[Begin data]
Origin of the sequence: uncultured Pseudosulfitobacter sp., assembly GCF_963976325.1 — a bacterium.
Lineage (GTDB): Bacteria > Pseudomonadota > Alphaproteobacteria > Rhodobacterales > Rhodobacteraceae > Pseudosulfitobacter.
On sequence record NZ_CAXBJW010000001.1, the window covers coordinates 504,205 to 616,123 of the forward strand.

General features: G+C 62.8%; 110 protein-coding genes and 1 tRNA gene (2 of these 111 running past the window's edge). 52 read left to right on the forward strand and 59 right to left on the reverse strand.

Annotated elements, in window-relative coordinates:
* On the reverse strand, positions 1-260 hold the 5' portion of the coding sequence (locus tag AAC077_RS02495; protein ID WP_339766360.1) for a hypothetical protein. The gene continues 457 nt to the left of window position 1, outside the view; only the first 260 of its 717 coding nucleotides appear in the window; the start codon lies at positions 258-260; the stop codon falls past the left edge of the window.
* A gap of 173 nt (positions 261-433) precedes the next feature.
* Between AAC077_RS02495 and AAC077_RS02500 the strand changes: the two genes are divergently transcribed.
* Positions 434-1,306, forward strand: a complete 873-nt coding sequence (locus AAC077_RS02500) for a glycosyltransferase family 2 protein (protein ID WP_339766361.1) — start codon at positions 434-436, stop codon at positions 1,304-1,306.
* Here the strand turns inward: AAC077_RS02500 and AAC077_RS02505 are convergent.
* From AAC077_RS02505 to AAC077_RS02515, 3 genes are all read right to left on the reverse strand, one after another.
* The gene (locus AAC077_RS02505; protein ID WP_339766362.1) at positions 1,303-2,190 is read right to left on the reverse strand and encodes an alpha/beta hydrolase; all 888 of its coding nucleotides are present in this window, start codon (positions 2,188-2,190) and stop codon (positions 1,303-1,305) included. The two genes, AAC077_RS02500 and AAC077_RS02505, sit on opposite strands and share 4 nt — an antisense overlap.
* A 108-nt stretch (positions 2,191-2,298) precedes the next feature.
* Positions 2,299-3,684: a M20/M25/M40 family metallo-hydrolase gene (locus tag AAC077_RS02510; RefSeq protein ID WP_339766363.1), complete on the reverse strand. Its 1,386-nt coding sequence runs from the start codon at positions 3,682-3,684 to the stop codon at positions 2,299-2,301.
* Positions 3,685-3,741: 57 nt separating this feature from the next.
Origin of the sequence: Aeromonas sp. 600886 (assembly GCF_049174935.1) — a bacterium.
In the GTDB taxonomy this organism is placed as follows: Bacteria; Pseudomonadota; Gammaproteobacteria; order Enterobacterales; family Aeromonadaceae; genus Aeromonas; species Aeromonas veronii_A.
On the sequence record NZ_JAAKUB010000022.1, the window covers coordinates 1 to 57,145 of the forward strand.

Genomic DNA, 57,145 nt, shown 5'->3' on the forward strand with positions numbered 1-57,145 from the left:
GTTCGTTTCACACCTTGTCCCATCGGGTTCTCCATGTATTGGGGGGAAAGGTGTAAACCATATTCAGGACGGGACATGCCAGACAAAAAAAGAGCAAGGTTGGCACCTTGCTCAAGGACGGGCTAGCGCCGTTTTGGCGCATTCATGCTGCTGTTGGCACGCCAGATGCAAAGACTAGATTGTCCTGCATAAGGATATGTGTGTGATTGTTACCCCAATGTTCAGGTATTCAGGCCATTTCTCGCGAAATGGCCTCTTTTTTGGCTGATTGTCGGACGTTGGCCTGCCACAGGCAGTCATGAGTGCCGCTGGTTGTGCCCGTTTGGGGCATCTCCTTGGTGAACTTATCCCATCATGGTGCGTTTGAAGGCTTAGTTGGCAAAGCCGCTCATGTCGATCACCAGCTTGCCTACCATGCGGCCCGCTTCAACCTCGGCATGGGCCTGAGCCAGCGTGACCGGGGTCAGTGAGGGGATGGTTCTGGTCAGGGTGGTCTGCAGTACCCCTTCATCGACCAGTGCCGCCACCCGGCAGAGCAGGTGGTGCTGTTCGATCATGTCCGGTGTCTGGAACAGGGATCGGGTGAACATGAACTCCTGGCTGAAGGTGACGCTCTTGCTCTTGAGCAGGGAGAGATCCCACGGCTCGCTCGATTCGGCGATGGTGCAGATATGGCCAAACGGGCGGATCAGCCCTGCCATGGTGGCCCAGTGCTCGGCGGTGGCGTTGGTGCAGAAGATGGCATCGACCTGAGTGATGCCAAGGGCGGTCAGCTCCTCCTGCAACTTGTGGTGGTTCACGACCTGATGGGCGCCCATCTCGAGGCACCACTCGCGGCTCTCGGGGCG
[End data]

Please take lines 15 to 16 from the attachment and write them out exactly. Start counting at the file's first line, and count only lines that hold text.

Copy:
* Positions 3,685-3,741: 57 nt separating this feature from the next.
Origin of the sequence: Aeromonas sp. 600886 (assembly GCF_049174935.1) — a bacterium.